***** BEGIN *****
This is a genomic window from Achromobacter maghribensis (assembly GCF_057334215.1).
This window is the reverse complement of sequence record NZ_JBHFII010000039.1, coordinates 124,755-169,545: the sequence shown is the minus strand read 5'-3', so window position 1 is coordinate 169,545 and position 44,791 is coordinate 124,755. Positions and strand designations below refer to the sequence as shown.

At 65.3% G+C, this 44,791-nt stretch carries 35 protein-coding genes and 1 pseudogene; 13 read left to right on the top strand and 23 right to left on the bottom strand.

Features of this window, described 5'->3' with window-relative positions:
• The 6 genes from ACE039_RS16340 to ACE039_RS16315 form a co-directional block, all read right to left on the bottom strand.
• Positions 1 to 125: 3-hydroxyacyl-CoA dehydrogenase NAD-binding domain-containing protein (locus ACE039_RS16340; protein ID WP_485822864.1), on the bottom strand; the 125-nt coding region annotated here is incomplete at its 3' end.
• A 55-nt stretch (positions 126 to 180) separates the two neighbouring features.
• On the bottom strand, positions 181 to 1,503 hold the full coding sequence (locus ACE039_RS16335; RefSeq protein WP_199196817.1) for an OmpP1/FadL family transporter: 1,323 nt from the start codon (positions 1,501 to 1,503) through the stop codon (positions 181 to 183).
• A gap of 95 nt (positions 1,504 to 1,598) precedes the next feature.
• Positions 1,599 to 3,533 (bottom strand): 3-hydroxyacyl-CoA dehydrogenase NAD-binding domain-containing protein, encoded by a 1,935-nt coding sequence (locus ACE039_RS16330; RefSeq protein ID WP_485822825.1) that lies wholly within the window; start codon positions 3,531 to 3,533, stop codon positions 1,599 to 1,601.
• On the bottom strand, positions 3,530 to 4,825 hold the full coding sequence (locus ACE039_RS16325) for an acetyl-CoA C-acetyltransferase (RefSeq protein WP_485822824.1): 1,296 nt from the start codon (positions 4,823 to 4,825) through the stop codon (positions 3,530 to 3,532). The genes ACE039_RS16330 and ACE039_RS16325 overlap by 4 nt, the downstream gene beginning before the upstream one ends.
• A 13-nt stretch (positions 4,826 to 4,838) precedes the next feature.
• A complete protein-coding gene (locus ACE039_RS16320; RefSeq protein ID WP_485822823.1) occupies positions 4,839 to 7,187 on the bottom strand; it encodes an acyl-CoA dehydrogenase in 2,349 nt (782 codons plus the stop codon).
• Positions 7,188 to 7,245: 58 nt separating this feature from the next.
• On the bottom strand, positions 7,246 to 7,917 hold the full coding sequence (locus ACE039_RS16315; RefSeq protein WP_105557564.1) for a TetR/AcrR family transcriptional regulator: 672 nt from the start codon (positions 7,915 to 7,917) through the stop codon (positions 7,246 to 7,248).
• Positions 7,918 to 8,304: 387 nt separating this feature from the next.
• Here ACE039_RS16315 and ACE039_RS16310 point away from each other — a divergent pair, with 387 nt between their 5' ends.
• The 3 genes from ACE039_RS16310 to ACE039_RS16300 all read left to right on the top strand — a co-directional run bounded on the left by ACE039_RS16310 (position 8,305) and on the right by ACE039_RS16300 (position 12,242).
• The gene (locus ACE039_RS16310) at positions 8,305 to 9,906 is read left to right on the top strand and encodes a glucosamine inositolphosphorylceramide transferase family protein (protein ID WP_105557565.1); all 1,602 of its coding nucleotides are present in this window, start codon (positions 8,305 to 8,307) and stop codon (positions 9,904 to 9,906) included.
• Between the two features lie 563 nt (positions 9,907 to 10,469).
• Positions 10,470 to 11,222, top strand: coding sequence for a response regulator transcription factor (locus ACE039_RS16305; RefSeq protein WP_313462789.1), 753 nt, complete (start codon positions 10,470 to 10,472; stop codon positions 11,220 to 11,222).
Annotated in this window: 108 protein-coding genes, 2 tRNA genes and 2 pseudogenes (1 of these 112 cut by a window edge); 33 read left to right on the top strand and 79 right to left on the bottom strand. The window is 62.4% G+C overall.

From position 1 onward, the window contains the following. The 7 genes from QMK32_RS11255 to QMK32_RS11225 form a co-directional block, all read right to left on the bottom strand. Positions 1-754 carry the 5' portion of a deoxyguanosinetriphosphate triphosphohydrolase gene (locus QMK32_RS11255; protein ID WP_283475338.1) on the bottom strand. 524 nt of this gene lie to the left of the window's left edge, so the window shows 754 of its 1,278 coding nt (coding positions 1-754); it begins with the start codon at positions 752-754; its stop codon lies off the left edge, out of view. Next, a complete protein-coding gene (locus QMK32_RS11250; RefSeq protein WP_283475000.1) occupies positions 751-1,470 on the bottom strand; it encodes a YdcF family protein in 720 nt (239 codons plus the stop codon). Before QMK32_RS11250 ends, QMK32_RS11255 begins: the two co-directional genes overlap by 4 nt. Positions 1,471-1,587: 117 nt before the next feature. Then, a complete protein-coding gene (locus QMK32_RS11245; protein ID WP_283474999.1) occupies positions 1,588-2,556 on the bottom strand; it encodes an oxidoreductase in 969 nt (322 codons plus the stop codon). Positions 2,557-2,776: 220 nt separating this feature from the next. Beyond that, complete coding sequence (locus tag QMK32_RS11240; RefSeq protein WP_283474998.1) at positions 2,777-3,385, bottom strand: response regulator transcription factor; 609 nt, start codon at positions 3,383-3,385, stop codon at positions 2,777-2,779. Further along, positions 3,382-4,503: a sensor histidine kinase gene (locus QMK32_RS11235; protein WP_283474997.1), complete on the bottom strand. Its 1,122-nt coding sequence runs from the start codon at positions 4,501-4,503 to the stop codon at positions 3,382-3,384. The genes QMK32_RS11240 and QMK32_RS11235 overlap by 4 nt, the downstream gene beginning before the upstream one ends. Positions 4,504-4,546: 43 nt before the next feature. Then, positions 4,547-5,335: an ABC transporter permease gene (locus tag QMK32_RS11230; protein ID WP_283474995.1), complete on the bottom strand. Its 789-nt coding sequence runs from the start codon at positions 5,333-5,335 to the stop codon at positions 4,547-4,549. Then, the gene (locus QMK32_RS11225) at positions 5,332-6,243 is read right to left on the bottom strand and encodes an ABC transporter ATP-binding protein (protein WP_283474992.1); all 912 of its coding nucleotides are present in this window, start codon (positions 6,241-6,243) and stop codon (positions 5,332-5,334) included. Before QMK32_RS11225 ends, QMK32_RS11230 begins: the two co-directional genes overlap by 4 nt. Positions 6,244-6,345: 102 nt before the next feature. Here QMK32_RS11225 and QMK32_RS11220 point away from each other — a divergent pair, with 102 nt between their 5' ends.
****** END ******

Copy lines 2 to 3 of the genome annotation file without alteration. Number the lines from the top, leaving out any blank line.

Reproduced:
This window is the reverse complement of sequence record NZ_JBHFII010000039.1, coordinates 124,755-169,545: the sequence shown is the minus strand read 5'-3', so window position 1 is coordinate 169,545 and position 44,791 is coordinate 124,755. Positions and strand designations below refer to the sequence as shown.

At 65.3% G+C, this 44,791-nt stretch carries 35 protein-coding genes and 1 pseudogene; 13 read left to right on the top strand and 23 right to left on the bottom strand.